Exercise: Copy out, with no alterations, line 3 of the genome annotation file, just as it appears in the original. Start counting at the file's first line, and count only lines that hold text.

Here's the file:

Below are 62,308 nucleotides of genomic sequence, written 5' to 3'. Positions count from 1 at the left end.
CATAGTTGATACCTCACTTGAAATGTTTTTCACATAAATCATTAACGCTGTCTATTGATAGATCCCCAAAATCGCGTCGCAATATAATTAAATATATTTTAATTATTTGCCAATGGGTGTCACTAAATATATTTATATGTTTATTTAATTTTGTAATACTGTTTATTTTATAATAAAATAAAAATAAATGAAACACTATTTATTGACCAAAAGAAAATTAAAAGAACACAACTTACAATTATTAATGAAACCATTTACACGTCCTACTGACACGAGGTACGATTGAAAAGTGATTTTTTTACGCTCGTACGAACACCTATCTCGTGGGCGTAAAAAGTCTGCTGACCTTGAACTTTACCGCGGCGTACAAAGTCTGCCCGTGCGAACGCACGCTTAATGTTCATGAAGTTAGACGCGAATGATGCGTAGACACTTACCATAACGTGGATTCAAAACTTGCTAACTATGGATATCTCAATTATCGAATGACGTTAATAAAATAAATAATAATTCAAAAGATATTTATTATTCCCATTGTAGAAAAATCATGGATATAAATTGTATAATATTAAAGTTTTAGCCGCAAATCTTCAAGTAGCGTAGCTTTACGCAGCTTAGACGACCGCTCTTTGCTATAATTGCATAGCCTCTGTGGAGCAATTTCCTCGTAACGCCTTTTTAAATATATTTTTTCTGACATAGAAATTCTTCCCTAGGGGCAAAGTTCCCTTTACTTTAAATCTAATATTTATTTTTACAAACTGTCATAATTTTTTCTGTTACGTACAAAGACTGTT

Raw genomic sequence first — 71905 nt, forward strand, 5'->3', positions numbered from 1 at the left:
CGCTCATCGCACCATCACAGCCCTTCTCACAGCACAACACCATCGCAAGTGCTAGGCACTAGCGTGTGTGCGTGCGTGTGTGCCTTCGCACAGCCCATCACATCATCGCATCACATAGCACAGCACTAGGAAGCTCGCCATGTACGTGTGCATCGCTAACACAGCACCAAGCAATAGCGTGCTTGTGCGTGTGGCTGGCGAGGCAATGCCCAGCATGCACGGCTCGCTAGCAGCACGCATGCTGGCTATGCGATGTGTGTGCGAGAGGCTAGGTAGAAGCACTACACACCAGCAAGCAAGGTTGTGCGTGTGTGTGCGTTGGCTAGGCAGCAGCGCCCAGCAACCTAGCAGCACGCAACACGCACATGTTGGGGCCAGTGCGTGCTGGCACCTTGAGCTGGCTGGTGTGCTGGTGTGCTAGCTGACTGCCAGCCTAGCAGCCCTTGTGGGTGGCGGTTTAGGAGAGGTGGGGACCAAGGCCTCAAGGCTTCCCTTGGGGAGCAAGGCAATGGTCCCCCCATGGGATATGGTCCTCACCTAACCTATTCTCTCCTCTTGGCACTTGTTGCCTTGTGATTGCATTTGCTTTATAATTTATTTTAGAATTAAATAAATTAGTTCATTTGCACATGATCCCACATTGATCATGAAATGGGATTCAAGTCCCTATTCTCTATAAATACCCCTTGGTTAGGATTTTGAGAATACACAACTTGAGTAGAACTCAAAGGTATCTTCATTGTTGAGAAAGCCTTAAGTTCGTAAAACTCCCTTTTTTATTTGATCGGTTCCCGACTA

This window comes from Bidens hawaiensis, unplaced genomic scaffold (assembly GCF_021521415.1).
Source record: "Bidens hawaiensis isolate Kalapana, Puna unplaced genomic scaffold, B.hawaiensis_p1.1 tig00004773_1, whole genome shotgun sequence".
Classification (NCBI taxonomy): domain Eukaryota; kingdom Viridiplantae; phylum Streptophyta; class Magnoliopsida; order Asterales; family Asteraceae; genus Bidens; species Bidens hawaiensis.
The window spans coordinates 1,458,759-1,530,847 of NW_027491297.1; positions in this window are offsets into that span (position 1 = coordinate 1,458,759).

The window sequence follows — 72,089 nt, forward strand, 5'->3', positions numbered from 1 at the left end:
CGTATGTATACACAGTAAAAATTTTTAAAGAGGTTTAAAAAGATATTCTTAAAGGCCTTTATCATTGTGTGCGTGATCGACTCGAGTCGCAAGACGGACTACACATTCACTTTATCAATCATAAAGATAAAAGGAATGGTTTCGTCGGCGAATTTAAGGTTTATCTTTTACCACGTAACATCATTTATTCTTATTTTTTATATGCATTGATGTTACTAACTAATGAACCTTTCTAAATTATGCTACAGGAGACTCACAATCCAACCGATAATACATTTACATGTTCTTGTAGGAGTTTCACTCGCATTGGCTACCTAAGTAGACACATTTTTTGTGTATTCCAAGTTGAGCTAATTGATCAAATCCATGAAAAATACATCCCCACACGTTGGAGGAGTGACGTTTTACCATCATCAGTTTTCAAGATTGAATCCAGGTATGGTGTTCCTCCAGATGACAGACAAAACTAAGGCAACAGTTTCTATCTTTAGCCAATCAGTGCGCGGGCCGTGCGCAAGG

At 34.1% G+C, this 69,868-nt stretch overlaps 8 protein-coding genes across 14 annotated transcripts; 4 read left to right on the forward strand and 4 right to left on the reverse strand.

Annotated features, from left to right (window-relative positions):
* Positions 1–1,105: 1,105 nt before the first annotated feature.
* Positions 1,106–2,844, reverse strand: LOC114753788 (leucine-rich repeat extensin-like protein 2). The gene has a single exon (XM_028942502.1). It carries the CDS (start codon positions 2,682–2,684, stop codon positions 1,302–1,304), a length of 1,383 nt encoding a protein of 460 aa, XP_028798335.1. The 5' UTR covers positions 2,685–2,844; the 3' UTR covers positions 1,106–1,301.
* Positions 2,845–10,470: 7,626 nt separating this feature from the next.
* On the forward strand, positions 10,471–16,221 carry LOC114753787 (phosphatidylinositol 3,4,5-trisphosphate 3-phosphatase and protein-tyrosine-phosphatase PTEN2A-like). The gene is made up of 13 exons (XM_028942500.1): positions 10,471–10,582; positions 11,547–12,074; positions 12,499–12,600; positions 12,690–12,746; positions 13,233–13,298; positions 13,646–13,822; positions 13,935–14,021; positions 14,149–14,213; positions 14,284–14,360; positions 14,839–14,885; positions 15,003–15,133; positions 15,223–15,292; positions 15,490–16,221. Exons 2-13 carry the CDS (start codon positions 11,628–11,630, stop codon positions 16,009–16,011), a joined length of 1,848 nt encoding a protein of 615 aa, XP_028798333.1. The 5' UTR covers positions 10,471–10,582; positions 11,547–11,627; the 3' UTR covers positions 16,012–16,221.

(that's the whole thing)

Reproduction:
Raw genomic sequence first — 71905 nt, forward strand, 5'->3', positions numbered from 1 at the left: